England / Other cities in England


Newcastle. Photo by Tom Page – Wikipedia

The Jewish presence in Newcastle probably dates from the Middle Ages. In 1234, Jews were expelled from the city. Some returned or first settled in Newcastle but it was not until the 19th century that an organized Jewish community emerged.

By the turn of 1830, about 100 Jews were living there. This was the year in which land for a Jewish cemetery was purchased. Eight years later, a synagogue was inaugurated.

Influx of Eastern European Jews

As the Jewish population grew over the century, another synagogue was built in 1868. Five years later, the two congregations joined together in a new synagogue. The influx of Eastern European Jews in the late 19th and early 20th centuries as a result of political events in the region, greatly increased the community, reaching 2,000 by 1900. The beautiful art deco synagogue was inaugurated in 1914.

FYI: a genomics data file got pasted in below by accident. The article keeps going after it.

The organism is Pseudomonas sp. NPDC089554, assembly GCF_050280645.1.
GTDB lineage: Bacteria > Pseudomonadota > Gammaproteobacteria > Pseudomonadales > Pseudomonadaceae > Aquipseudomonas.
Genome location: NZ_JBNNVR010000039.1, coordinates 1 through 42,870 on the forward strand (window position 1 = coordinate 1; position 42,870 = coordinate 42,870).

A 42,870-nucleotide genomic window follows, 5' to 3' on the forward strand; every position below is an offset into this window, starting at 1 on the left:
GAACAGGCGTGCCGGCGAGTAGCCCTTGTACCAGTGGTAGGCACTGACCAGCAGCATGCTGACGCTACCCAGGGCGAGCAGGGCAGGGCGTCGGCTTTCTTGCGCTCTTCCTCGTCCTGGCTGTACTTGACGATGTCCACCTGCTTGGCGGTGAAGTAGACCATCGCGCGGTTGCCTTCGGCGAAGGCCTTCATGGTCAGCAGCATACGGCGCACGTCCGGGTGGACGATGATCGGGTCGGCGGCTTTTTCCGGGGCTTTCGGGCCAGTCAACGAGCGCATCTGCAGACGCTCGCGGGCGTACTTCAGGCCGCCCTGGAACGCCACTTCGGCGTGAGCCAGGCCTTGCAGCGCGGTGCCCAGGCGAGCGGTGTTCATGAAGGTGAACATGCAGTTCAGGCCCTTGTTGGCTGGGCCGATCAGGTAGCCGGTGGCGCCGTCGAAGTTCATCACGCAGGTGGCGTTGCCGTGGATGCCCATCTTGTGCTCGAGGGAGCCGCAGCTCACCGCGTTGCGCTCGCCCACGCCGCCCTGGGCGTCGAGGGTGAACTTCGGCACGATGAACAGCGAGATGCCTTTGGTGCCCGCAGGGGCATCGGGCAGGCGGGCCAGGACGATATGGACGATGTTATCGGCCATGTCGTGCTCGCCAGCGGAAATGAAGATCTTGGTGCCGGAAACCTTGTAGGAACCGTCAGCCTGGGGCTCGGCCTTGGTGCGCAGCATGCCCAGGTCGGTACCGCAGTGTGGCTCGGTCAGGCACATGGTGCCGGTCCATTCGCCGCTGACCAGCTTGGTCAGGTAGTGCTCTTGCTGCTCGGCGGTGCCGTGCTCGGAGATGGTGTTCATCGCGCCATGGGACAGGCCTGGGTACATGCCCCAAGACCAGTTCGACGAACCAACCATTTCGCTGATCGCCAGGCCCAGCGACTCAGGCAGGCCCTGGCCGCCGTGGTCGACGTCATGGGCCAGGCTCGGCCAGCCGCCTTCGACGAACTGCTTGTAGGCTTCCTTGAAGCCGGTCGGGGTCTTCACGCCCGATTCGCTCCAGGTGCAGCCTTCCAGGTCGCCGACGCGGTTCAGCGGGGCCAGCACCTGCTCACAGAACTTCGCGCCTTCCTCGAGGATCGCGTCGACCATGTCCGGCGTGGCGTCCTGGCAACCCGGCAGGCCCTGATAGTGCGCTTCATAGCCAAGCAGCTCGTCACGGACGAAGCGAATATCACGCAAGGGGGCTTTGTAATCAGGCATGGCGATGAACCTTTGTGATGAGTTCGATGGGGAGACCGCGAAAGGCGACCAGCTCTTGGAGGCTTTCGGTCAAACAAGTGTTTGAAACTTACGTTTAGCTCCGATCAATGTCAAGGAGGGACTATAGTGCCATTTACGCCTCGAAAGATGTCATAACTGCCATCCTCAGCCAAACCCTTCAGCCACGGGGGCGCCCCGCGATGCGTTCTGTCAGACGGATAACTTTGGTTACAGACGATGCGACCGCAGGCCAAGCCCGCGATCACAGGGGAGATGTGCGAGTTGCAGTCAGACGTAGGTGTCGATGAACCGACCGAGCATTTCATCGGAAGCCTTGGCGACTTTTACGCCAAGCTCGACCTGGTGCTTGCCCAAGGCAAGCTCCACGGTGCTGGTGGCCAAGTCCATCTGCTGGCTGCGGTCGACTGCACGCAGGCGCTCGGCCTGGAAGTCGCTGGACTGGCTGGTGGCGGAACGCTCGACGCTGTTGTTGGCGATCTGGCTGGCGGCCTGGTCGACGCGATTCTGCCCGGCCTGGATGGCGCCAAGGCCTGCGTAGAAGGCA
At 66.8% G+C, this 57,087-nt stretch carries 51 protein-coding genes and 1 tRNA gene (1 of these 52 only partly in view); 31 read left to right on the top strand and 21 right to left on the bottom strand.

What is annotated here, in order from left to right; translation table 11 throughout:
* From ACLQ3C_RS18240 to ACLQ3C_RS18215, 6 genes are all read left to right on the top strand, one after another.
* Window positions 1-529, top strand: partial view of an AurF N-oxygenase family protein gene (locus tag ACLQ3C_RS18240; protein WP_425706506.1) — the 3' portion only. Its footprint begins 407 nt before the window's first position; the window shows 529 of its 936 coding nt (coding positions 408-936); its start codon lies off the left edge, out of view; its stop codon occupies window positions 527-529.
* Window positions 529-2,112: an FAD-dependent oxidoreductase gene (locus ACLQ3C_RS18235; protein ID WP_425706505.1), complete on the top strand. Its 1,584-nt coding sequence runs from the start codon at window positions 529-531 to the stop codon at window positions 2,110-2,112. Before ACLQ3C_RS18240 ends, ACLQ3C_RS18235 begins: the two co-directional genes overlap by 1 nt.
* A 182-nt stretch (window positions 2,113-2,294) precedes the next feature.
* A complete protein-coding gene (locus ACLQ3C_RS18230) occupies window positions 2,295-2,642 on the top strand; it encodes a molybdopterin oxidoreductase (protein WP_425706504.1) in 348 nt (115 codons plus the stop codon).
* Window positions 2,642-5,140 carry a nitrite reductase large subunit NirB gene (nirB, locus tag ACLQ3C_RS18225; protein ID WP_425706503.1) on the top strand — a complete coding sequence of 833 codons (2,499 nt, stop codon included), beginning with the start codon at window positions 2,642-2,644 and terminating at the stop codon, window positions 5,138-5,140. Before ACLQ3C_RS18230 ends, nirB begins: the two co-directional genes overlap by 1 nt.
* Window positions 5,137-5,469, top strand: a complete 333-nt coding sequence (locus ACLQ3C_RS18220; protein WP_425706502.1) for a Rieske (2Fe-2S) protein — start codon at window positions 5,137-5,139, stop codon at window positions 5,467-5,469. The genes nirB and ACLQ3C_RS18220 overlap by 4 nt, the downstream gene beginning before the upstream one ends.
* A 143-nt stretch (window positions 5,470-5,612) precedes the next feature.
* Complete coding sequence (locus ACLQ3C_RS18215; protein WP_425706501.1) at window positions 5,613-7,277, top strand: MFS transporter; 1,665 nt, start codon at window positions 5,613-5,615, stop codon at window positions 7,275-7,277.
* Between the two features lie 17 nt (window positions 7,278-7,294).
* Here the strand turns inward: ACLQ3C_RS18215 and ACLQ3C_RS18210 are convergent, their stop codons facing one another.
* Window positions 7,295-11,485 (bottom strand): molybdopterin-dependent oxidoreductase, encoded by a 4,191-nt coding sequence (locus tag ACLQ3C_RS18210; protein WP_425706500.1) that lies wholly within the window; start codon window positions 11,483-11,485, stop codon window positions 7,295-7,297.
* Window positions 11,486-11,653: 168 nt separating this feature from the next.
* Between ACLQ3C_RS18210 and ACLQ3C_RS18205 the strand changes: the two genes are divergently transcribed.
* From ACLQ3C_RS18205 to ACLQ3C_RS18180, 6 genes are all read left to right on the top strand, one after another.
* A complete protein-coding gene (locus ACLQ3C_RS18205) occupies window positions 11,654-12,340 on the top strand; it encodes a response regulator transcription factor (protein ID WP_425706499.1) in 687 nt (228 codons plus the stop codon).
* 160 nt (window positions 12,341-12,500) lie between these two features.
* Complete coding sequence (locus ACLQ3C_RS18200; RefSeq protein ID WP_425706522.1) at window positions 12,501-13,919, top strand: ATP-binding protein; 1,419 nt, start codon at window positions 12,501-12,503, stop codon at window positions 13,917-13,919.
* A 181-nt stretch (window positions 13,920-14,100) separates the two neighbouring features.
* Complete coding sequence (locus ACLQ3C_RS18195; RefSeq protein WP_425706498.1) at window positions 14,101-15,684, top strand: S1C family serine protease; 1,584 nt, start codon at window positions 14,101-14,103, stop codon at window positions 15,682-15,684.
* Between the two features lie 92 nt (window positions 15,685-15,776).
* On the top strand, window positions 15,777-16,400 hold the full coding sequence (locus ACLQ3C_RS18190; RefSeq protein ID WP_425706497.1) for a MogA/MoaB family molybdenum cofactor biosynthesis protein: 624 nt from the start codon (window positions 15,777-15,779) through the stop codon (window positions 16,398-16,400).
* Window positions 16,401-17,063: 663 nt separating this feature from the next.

Ancient Synagogue Jesmond. Photo by Andrew Curtis – Wikipedia

Since the Newcastle community was geographically close to Gateshead, the influence of the latter’s famous Orthodox yeshiva was not negligible. In 1973, the various Orthodox streams came together to form the   Newcastle United Congregation at the Jesmond location. In 1986, they met at a new site, a synagogue in Culzean Park, which also had a mikveh. The outside of the Jesmond building is still preserved with its Hebrew writings.

Decline of the Jewish population

In 1962, the descendants of German Jews who had settled in Newcastle decided to build a  liberal synagogue. Prior to this, the Liberal community was assisted primarily by the Leeds community. In 1963, their synagogue was inaugurated. The synagogue had to move in the 1970s before finding a location in 1982.

In the second half of the 20th century, the Jewish population declined from 2500 in 1950 to 960 at the beginning of the 21st century and 600 in 2022. There are six Jewish cemeteries in Newcastle, the oldest being  Thornton Street, used between 1831 and 1851. It was restored in 1981.